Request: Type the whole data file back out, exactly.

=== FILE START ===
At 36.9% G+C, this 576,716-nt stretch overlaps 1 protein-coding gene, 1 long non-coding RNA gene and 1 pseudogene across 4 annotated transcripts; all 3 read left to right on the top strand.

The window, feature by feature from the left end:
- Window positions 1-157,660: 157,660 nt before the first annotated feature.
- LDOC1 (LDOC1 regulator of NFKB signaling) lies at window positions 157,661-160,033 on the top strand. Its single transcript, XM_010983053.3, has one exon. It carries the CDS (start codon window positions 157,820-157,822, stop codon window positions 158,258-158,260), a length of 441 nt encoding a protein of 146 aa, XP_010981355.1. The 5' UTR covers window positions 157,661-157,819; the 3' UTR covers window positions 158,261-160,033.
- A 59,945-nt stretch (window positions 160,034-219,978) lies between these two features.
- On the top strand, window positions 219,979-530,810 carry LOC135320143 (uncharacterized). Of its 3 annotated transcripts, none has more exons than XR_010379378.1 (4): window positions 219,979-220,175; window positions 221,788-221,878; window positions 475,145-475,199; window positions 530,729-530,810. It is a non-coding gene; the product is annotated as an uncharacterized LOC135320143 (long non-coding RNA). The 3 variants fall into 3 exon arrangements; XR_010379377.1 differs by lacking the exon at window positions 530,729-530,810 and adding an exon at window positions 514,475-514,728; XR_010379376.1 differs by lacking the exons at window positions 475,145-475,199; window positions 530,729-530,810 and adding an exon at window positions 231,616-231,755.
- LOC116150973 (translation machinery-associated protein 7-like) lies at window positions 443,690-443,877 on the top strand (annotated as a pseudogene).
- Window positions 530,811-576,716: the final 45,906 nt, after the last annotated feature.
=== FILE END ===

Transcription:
At 36.9% G+C, this 576,716-nt stretch overlaps 1 protein-coding gene, 1 long non-coding RNA gene and 1 pseudogene across 4 annotated transcripts; all 3 read left to right on the top strand.

The window, feature by feature from the left end:
- Window positions 1-157,660: 157,660 nt before the first annotated feature.
- LDOC1 (LDOC1 regulator of NFKB signaling) lies at window positions 157,661-160,033 on the top strand. Its single transcript, XM_010983053.3, has one exon. It carries the CDS (start codon window positions 157,820-157,822, stop codon window positions 158,258-158,260), a length of 441 nt encoding a protein of 146 aa, XP_010981355.1. The 5' UTR covers window positions 157,661-157,819; the 3' UTR covers window positions 158,261-160,033.
- A 59,945-nt stretch (window positions 160,034-219,978) lies between these two features.
- On the top strand, window positions 219,979-530,810 carry LOC135320143 (uncharacterized). Of its 3 annotated transcripts, none has more exons than XR_010379378.1 (4): window positions 219,979-220,175; window positions 221,788-221,878; window positions 475,145-475,199; window positions 530,729-530,810. It is a non-coding gene; the product is annotated as an uncharacterized LOC135320143 (long non-coding RNA). The 3 variants fall into 3 exon arrangements; XR_010379377.1 differs by lacking the exon at window positions 530,729-530,810 and adding an exon at window positions 514,475-514,728; XR_010379376.1 differs by lacking the exons at window positions 475,145-475,199; window positions 530,729-530,810 and adding an exon at window positions 231,616-231,755.
- LOC116150973 (translation machinery-associated protein 7-like) lies at window positions 443,690-443,877 on the top strand (annotated as a pseudogene).
- Window positions 530,811-576,716: the final 45,906 nt, after the last annotated feature.